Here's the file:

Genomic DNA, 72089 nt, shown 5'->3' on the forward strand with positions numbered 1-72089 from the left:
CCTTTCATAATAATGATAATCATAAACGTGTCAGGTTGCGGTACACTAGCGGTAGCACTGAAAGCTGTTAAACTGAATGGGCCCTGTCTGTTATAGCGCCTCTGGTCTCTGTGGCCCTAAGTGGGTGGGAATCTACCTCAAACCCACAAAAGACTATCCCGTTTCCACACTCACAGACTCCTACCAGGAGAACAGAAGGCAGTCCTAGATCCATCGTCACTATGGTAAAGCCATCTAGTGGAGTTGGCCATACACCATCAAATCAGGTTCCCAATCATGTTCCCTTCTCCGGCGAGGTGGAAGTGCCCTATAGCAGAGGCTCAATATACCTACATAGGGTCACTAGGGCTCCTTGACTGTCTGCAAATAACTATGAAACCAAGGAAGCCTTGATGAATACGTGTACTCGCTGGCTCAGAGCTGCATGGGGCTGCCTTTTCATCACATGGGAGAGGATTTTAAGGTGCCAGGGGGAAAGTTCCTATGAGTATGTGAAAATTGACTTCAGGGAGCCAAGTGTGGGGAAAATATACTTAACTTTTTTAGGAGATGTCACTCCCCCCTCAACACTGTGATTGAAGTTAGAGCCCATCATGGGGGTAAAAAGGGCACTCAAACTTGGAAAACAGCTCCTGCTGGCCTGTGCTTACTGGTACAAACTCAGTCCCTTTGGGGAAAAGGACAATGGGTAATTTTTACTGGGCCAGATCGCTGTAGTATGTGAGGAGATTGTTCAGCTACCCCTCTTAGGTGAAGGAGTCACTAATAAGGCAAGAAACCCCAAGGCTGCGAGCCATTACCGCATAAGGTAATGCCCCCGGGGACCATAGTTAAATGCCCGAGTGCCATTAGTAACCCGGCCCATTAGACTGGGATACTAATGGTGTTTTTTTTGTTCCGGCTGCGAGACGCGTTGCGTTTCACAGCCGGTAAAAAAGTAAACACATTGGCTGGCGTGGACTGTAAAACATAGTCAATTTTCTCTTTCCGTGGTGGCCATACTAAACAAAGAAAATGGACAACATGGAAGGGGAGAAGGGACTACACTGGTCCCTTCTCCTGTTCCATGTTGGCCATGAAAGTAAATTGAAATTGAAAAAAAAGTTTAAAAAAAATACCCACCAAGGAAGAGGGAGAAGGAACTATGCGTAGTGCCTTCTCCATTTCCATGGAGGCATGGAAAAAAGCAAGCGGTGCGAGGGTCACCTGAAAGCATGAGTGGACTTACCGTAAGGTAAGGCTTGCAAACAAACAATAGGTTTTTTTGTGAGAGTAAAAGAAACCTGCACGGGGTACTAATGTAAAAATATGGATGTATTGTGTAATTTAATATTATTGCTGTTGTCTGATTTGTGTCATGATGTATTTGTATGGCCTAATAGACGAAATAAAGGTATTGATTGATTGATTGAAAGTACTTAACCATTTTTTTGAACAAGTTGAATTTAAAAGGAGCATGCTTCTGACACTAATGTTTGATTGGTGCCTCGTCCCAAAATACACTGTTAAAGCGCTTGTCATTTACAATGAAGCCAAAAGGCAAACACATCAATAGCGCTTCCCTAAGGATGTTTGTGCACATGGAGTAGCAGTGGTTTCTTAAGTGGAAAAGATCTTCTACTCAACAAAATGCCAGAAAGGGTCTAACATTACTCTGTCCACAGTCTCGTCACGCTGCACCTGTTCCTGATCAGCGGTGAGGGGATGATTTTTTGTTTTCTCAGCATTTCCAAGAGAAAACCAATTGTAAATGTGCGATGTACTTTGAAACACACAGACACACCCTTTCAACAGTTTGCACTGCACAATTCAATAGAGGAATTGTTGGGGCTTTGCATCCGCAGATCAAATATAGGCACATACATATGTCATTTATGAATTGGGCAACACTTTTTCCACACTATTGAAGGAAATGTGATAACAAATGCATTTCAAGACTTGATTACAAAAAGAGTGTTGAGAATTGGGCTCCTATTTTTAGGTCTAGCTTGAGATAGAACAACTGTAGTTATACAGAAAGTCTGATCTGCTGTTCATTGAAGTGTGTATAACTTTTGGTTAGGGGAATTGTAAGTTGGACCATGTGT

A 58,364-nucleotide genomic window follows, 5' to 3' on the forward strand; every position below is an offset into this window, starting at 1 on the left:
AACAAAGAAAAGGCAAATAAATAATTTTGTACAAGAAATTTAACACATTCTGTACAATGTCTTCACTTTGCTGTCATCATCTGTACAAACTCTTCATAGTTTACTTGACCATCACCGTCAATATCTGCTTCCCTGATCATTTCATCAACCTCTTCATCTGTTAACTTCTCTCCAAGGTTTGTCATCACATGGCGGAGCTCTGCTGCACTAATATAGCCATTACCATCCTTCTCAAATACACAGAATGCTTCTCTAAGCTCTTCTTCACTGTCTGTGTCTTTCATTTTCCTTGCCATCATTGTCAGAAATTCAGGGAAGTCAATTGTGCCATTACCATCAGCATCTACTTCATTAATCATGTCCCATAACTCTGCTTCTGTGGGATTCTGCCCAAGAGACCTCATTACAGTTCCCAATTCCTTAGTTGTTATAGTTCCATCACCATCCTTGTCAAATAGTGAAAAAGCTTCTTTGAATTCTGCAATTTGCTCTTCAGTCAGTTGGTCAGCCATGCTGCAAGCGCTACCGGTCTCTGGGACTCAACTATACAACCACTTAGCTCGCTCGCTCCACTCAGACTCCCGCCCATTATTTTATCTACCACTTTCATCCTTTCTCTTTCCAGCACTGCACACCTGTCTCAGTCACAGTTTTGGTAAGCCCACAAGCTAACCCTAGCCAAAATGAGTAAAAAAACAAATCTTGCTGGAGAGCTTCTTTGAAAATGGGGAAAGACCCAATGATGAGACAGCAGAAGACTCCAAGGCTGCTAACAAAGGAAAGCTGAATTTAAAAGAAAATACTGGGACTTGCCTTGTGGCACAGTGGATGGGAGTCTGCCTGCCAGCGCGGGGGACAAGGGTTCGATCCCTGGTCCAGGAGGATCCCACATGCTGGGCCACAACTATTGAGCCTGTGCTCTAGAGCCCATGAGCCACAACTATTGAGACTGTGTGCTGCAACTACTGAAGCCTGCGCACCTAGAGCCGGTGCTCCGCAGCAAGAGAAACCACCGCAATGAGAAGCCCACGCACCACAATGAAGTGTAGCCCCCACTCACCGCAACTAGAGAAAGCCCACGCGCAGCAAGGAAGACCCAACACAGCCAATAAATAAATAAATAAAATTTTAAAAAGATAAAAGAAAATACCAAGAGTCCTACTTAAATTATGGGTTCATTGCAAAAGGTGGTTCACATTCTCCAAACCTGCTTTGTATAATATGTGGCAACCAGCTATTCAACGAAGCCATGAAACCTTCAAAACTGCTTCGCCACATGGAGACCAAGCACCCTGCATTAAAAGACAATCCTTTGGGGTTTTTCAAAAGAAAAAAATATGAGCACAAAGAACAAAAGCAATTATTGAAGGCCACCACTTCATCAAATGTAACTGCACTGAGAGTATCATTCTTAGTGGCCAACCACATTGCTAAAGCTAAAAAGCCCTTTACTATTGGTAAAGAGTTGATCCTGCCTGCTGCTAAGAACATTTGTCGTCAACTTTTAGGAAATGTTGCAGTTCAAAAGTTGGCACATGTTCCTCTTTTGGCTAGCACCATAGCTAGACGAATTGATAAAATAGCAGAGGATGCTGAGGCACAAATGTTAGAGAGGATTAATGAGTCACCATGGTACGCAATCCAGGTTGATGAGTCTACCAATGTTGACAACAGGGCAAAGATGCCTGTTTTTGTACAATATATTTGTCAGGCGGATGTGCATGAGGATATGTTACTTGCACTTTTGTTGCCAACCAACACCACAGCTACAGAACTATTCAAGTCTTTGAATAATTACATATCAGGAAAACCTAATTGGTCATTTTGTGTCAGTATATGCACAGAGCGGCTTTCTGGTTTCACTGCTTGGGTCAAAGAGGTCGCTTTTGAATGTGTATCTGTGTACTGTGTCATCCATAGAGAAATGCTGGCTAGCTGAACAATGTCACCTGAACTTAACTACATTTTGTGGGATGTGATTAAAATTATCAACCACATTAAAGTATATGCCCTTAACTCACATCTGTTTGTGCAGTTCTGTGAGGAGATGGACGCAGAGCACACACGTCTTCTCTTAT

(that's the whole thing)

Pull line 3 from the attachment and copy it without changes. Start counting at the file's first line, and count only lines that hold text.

A 58,364-nucleotide genomic window follows, 5' to 3' on the forward strand; every position below is an offset into this window, starting at 1 on the left: